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Political Ideologies

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Title: Political Ideologies


1
Political Ideologies
AP Government Unit 2
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Political Ideology
  • What we believe and why
  • Definitions
  • Comprehensive, integrated set of views about
    government and politics
  • Plan of action for applying these ideas

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1. Our Ideology Comes from OurPolitical Culture
  • Widely shared beliefs, values and norms
    concerning relationship of citizens to government
    and to one another.
  • Name some of the beliefs shared by most
    Americans.

5
Did you name these?
  • Liberty
  • Democracy
  • Political Equality
  • Individualism
  • Justice and the Rule of Law
  • Capitalism and Free Enterprise
  • Nationalism, optimism, and idealism
  • The American Dream

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2. Our Ideology Comes from our Political
Socialization
  • Political Socialization
  • Process by which we are taught and develop our
    individual and collective political beliefs
  • Name some factors that influence our Political
    Socialization

7
Did you name these?
  • Family
  • Peers
  • Race and ethnic differences
  • Religious differences
  • Gender
  • Social and economic differences (SES)
  • Sectional/regional differences
  • Media influences
  • Age
  • Can be linked to Historical events (e.g., Pearl
    Harbor, Vietnam, Watergate, September 11 and War
    on Terror)

8
Basic Ideology Disagreements
  • Is Human Nature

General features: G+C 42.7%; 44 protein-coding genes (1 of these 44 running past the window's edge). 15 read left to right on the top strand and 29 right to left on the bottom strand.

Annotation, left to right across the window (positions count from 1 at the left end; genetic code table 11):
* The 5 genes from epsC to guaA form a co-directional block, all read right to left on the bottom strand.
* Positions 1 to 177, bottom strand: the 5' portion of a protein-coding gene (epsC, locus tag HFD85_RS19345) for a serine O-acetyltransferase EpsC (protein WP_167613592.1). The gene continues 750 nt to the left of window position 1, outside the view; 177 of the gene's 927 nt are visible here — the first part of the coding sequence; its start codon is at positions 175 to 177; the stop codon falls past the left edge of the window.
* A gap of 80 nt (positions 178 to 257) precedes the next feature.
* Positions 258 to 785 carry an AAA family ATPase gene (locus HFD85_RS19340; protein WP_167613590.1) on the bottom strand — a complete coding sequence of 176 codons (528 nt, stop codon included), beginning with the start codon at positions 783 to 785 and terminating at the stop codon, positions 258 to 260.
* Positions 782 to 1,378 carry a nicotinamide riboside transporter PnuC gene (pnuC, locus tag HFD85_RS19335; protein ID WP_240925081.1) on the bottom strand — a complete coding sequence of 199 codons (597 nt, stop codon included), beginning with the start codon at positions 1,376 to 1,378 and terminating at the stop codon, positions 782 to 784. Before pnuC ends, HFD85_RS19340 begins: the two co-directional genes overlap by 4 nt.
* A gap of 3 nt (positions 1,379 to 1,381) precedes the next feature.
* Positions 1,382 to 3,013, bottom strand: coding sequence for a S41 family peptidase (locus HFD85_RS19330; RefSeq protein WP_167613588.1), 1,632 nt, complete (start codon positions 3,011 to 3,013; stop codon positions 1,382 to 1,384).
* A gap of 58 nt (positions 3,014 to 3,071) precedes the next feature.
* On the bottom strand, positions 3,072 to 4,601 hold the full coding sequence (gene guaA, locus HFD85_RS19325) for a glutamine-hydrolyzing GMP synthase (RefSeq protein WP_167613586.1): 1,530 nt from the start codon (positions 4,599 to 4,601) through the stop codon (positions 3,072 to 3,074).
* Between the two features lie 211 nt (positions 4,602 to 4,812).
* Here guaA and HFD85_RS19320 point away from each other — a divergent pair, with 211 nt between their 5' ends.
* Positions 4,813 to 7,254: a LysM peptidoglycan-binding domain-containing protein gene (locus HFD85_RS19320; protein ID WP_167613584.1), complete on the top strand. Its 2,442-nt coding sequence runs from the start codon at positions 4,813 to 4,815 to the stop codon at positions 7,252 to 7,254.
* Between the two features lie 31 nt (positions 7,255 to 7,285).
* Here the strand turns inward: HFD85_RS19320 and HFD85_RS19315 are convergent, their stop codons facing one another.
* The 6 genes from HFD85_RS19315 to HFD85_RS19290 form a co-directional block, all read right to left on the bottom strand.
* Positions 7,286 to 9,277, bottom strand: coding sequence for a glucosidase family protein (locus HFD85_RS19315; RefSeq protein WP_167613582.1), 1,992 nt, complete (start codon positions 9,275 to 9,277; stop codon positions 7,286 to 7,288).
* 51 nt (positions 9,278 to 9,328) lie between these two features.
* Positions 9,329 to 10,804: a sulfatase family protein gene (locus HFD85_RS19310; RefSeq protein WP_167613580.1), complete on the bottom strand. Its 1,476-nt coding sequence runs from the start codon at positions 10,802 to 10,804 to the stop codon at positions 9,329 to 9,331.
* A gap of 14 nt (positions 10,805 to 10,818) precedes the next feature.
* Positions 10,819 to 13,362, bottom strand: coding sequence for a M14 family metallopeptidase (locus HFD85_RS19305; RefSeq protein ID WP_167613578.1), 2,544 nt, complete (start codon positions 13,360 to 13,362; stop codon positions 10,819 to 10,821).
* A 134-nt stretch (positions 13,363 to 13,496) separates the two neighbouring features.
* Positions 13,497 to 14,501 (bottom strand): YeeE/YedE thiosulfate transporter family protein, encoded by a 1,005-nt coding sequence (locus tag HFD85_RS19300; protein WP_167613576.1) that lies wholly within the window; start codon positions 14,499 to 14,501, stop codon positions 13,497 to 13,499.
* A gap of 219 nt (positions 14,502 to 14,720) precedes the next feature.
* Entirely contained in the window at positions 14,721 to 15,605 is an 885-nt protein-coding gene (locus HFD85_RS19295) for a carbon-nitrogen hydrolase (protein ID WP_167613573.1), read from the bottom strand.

• Naturally good, cooperative, even perfectible?
  • Inherently flawed, evil, dangerous?
  • Is the Individual more important than the Group?
  • Should we look out for number one?
  • Should we be concerned about our fellow humans?

9
Many people Many opinions Many viewpoints
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Overview of PoliticalIdeologies
  • I. Liberalism
  • II. Conservatism
  • III. Socialism
  • IV. Communism
  • V. Fascism
  • VI. Populism
  • VII. Libertarianism

Raphaels The School of Athens
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The Classic Political Spectrum
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I. Liberalism
  • Classical Liberalism
  • Desire for free, open, tolerant society
  • Humans are rational and able to recognize and
    promote self-interest
  • Limited role of government.
  • That government is best which governs least.
  • Government was seen as chief threat to liberty.
  • Theory of government to protect property rights.
  • Liberty and equality of opportunity

John Stuart Mill
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Basic Tenets of Classic Liberalism
  • Social conditions are result of individual
    choices and actions
  • Societies work best when individuals are free to
    do as they wish without harming or violating
    rights of others

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Modern Liberalism
  • New Deal helped to expand role of government
  • Theory of government is to protect peoples
    well-being.
  • Need for strong central government to smooth out
    the rough edges of capitalism.
  • Corporations seen as chief threat to liberty.
  • Government role ? provide opportunity for all
    citizens
  • Favor using government to
  • Reduce economic inequalities
  • Champion rights of disadvantaged
  • Tolerate more diverse range of social behaviors
  • Finance social welfare programs with higher taxes
    on rich

15
The New (?) Left
  • Neo-liberals
  • Late 20th century and 21st century